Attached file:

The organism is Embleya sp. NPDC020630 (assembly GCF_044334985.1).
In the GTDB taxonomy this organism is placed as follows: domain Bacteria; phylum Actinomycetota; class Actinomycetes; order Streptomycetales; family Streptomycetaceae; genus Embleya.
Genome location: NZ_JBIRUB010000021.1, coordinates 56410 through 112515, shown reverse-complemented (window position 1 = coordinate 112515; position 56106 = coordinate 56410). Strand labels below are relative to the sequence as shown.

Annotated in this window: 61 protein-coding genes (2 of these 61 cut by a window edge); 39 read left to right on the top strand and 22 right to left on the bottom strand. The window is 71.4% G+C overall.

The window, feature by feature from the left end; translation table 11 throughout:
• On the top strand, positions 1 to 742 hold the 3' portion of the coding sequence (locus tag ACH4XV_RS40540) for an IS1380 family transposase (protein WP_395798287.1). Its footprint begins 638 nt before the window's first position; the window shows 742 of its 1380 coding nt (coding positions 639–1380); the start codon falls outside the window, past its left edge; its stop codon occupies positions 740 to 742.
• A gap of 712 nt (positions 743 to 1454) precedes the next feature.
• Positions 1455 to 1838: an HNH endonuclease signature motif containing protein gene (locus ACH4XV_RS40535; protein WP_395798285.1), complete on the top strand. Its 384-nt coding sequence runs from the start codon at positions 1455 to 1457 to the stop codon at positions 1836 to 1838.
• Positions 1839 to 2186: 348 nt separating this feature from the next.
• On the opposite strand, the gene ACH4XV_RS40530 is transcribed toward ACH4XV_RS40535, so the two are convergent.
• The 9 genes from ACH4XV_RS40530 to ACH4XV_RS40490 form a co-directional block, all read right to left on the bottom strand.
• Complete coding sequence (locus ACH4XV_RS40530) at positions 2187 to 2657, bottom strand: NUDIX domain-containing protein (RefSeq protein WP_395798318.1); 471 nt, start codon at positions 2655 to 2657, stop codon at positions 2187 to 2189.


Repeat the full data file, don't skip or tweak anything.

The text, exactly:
The organism is Embleya sp. NPDC020630 (assembly GCF_044334985.1).
In the GTDB taxonomy this organism is placed as follows: domain Bacteria; phylum Actinomycetota; class Actinomycetes; order Streptomycetales; family Streptomycetaceae; genus Embleya.
Genome location: NZ_JBIRUB010000021.1, coordinates 56410 through 112515, shown reverse-complemented (window position 1 = coordinate 112515; position 56106 = coordinate 56410). Strand labels below are relative to the sequence as shown.

Annotated in this window: 61 protein-coding genes (2 of these 61 cut by a window edge); 39 read left to right on the top strand and 22 right to left on the bottom strand. The window is 71.4% G+C overall.

The window, feature by feature from the left end; translation table 11 throughout:
• On the top strand, positions 1 to 742 hold the 3' portion of the coding sequence (locus tag ACH4XV_RS40540) for an IS1380 family transposase (protein WP_395798287.1). Its footprint begins 638 nt before the window's first position; the window shows 742 of its 1380 coding nt (coding positions 639–1380); the start codon falls outside the window, past its left edge; its stop codon occupies positions 740 to 742.
• A gap of 712 nt (positions 743 to 1454) precedes the next feature.
• Positions 1455 to 1838: an HNH endonuclease signature motif containing protein gene (locus ACH4XV_RS40535; protein WP_395798285.1), complete on the top strand. Its 384-nt coding sequence runs from the start codon at positions 1455 to 1457 to the stop codon at positions 1836 to 1838.
• Positions 1839 to 2186: 348 nt separating this feature from the next.
• On the opposite strand, the gene ACH4XV_RS40530 is transcribed toward ACH4XV_RS40535, so the two are convergent.
• The 9 genes from ACH4XV_RS40530 to ACH4XV_RS40490 form a co-directional block, all read right to left on the bottom strand.
• Complete coding sequence (locus ACH4XV_RS40530) at positions 2187 to 2657, bottom strand: NUDIX domain-containing protein (RefSeq protein WP_395798318.1); 471 nt, start codon at positions 2655 to 2657, stop codon at positions 2187 to 2189.